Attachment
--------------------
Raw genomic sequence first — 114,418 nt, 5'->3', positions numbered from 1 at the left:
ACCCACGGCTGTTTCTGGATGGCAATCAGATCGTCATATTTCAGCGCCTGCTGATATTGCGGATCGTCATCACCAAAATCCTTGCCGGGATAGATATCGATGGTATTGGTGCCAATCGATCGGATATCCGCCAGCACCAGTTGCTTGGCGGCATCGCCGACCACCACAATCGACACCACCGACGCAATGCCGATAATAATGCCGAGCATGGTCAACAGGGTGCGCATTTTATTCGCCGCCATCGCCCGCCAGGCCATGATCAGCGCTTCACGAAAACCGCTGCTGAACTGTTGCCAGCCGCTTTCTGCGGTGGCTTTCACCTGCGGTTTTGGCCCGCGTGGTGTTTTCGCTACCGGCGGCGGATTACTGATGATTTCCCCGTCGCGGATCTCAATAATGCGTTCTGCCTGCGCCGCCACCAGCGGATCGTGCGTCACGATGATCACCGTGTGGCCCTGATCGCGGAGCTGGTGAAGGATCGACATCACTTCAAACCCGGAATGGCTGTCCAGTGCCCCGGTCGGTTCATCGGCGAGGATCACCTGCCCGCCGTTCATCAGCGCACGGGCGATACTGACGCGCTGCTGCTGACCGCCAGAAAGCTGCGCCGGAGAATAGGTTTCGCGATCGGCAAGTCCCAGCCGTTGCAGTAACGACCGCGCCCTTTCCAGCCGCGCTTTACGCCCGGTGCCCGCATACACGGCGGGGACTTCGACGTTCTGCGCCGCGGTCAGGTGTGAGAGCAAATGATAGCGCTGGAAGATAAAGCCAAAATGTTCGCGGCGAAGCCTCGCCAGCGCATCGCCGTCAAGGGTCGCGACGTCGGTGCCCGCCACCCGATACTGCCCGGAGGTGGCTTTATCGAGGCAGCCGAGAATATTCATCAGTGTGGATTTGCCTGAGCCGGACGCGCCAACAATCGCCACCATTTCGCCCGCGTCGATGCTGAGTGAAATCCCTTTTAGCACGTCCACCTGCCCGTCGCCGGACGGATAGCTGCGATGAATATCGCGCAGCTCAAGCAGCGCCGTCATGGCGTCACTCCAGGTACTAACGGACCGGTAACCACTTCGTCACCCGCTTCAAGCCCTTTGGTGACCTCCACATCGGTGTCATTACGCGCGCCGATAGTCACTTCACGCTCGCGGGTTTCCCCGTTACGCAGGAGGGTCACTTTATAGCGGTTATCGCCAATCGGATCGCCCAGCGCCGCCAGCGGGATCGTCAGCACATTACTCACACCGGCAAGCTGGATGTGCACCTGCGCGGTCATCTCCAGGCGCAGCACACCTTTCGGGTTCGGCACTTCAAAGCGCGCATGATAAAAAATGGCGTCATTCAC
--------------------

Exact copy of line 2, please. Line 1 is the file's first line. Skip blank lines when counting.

ACCCACGGCTGTTTCTGGATGGCAATCAGATCGTCATATTTCAGCGCCTGCTGATATTGCGGATCGTCATCACCAAAATCCTTGCCGGGATAGATATCGATGGTATTGGTGCCAATCGATCGGATATCCGCCAGCACCAGTTGCTTGGCGGCATCGCCGACCACCACAATCGACACCACCGACGCAATGCCGATAATAATGCCGAGCATGGTCAACAGGGTGCGCATTTTATTCGCCGCCATCGCCCGCCAGGCCATGATCAGCGCTTCACGAAAACCGCTGCTGAACTGTTGCCAGCCGCTTTCTGCGGTGGCTTTCACCTGCGGTTTTGGCCCGCGTGGTGTTTTCGCTACCGGCGGCGGATTACTGATGATTTCCCCGTCGCGGATCTCAATAATGCGTTCTGCCTGCGCCGCCACCAGCGGATCGTGCGTCACGATGATCACCGTGTGGCCCTGATCGCGGAGCTGGTGAAGGATCGACATCACTTCAAACCCGGAATGGCTGTCCAGTGCCCCGGTCGGTTCATCGGCGAGGATCACCTGCCCGCCGTTCATCAGCGCACGGGCGATACTGACGCGCTGCTGCTGACCGCCAGAAAGCTGCGCCGGAGAATAGGTTTCGCGATCGGCAAGTCCCAGCCGTTGCAGTAACGACCGCGCCCTTTCCAGCCGCGCTTTACGCCCGGTGCCCGCATACACGGCGGGGACTTCGACGTTCTGCGCCGCGGTCAGGTGTGAGAGCAAATGATAGCGCTGGAAGATAAAGCCAAAATGTTCGCGGCGAAGCCTCGCCAGCGCATCGCCGTCAAGGGTCGCGACGTCGGTGCCCGCCACCCGATACTGCCCGGAGGTGGCTTTATCGAGGCAGCCGAGAATATTCATCAGTGTGGATTTGCCTGAGCCGGACGCGCCAACAATCGCCACCATTTCGCCCGCGTCGATGCTGAGTGAAATCCCTTTTAGCACGTCCACCTGCCCGTCGCCGGACGGATAGCTGCGATGAATATCGCGCAGCTCAAGCAGCGCCGTCATGGCGTCACTCCAGGTACTAACGGACCGGTAACCACTTCGTCACCCGCTTCAAGCCCTTTGGTGACCTCCACATCGGTGTCATTACGCGCGCCGATAGTCACTTCACGCTCGCGGGTTTCCCCGTTACGCAGGAGGGTCACTTTATAGCGGTTATCGCCAATCGGATCGCCCAGCGCCGCCAGCGGGATCGTCAGCACATTACTCACACCGGCAAGCTGGATGTGCACCTGCGCGGTCATCTCCAGGCGCAGCACACCTTTCGGGTTCGGCACTTCAAAGCGCGCATGATAAAAAATGGCGTCATTCAC